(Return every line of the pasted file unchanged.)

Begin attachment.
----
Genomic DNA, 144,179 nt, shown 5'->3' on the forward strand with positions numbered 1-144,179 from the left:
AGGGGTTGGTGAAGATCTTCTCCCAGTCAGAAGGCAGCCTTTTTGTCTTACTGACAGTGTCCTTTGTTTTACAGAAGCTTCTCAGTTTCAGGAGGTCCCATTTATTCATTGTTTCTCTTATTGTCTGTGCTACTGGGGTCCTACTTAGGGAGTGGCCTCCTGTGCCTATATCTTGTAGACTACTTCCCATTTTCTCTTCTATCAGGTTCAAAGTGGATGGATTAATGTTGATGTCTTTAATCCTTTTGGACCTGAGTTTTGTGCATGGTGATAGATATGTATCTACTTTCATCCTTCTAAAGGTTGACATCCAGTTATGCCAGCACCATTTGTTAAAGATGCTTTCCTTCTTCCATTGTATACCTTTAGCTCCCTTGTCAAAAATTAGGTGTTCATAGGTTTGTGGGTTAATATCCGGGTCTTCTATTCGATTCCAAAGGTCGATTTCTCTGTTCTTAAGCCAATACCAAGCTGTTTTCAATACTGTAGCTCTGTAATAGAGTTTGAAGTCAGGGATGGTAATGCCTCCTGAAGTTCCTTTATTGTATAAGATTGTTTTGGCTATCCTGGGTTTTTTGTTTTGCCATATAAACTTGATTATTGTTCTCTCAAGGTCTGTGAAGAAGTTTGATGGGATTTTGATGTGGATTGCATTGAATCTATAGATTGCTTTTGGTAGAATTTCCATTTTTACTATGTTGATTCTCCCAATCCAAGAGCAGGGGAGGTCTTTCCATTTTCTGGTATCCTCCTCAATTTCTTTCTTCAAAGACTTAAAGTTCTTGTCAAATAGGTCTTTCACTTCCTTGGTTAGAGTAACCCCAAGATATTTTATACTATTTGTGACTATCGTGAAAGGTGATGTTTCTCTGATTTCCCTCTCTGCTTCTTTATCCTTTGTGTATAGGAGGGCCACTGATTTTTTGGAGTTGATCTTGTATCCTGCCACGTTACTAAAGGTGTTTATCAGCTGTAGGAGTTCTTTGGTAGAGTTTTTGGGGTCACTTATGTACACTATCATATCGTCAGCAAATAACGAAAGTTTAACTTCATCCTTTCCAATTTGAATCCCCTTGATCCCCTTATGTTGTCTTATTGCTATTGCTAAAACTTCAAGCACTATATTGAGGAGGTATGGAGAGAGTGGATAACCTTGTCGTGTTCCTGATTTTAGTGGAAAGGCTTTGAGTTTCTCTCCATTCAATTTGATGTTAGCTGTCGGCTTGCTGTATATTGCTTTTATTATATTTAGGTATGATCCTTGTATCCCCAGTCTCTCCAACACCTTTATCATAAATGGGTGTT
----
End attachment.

Genomic DNA, 144,179 nt, shown 5'->3' on the forward strand with positions numbered 1-144,179 from the left:
AGGGGTTGGTGAAGATCTTCTCCCAGTCAGAAGGCAGCCTTTTTGTCTTACTGACAGTGTCCTTTGTTTTACAGAAGCTTCTCAGTTTCAGGAGGTCCCATTTATTCATTGTTTCTCTTATTGTCTGTGCTACTGGGGTCCTACTTAGGGAGTGGCCTCCTGTGCCTATATCTTGTAGACTACTTCCCATTTTCTCTTCTATCAGGTTCAAAGTGGATGGATTAATGTTGATGTCTTTAATCCTTTTGGACCTGAGTTTTGTGCATGGTGATAGATATGTATCTACTTTCATCCTTCTAAAGGTTGACATCCAGTTATGCCAGCACCATTTGTTAAAGATGCTTTCCTTCTTCCATTGTATACCTTTAGCTCCCTTGTCAAAAATTAGGTGTTCATAGGTTTGTGGGTTAATATCCGGGTCTTCTATTCGATTCCAAAGGTCGATTTCTCTGTTCTTAAGCCAATACCAAGCTGTTTTCAATACTGTAGCTCTGTAATAGAGTTTGAAGTCAGGGATGGTAATGCCTCCTGAAGTTCCTTTATTGTATAAGATTGTTTTGGCTATCCTGGGTTTTTTGTTTTGCCATATAAACTTGATTATTGTTCTCTCAAGGTCTGTGAAGAAGTTTGATGGGATTTTGATGTGGATTGCATTGAATCTATAGATTGCTTTTGGTAGAATTTCCATTTTTACTATGTTGATTCTCCCAATCCAAGAGCAGGGGAGGTCTTTCCATTTTCTGGTATCCTCCTCAATTTCTTTCTTCAAAGACTTAAAGTTCTTGTCAAATAGGTCTTTCACTTCCTTGGTTAGAGTAACCCCAAGATATTTTATACTATTTGTGACTATCGTGAAAGGTGATGTTTCTCTGATTTCCCTCTCTGCTTCTTTATCCTTTGTGTATAGGAGGGCCACTGATTTTTTGGAGTTGATCTTGTATCCTGCCACGTTACTAAAGGTGTTTATCAGCTGTAGGAGTTCTTTGGTAGAGTTTTTGGGGTCACTTATGTACACTATCATATCGTCAGCAAATAACGAAAGTTTAACTTCATCCTTTCCAATTTGAATCCCCTTGATCCCCTTATGTTGTCTTATTGCTATTGCTAAAACTTCAAGCACTATATTGAGGAGGTATGGAGAGAGTGGATAACCTTGTCGTGTTCCTGATTTTAGTGGAAAGGCTTTGAGTTTCTCTCCATTCAATTTGATGTTAGCTGTCGGCTTGCTGTATATTGCTTTTATTATATTTAGGTATGATCCTTGTATCCCCAGTCTCTCCAACACCTTTATCATAAATGGGTGTT